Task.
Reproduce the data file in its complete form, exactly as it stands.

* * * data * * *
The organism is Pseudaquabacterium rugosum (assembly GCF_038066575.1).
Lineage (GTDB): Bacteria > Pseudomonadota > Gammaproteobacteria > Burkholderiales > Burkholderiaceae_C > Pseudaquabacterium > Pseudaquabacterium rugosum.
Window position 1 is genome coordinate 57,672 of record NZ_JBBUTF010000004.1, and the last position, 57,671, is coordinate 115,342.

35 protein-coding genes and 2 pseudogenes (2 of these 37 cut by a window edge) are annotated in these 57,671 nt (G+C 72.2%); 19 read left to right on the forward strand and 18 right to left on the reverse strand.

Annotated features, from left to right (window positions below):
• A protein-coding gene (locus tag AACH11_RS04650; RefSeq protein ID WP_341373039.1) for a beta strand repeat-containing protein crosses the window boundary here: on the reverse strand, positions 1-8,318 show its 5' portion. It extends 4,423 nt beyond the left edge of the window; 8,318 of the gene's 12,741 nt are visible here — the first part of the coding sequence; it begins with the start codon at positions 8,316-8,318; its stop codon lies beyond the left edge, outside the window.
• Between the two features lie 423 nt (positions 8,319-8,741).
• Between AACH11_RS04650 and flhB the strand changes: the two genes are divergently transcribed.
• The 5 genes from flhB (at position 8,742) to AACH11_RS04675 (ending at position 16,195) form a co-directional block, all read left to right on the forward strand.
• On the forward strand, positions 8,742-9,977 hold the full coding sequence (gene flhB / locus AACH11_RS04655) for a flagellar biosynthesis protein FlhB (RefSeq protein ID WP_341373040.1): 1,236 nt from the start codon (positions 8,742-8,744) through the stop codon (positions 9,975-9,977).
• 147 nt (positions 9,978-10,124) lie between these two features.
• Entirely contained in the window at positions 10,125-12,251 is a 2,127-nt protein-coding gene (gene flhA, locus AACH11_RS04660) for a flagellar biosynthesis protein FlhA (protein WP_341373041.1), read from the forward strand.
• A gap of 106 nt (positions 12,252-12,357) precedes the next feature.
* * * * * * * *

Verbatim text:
The organism is Pseudaquabacterium rugosum (assembly GCF_038066575.1).
Lineage (GTDB): Bacteria > Pseudomonadota > Gammaproteobacteria > Burkholderiales > Burkholderiaceae_C > Pseudaquabacterium > Pseudaquabacterium rugosum.
Window position 1 is genome coordinate 57,672 of record NZ_JBBUTF010000004.1, and the last position, 57,671, is coordinate 115,342.

35 protein-coding genes and 2 pseudogenes (2 of these 37 cut by a window edge) are annotated in these 57,671 nt (G+C 72.2%); 19 read left to right on the forward strand and 18 right to left on the reverse strand.

Annotated features, from left to right (window positions below):
• A protein-coding gene (locus tag AACH11_RS04650; RefSeq protein ID WP_341373039.1) for a beta strand repeat-containing protein crosses the window boundary here: on the reverse strand, positions 1-8,318 show its 5' portion. It extends 4,423 nt beyond the left edge of the window; 8,318 of the gene's 12,741 nt are visible here — the first part of the coding sequence; it begins with the start codon at positions 8,316-8,318; its stop codon lies beyond the left edge, outside the window.
• Between the two features lie 423 nt (positions 8,319-8,741).
• Between AACH11_RS04650 and flhB the strand changes: the two genes are divergently transcribed.
• The 5 genes from flhB (at position 8,742) to AACH11_RS04675 (ending at position 16,195) form a co-directional block, all read left to right on the forward strand.
• On the forward strand, positions 8,742-9,977 hold the full coding sequence (gene flhB / locus AACH11_RS04655) for a flagellar biosynthesis protein FlhB (RefSeq protein ID WP_341373040.1): 1,236 nt from the start codon (positions 8,742-8,744) through the stop codon (positions 9,975-9,977).
• 147 nt (positions 9,978-10,124) lie between these two features.
• Entirely contained in the window at positions 10,125-12,251 is a 2,127-nt protein-coding gene (gene flhA, locus AACH11_RS04660) for a flagellar biosynthesis protein FlhA (protein WP_341373041.1), read from the forward strand.
• A gap of 106 nt (positions 12,252-12,357) precedes the next feature.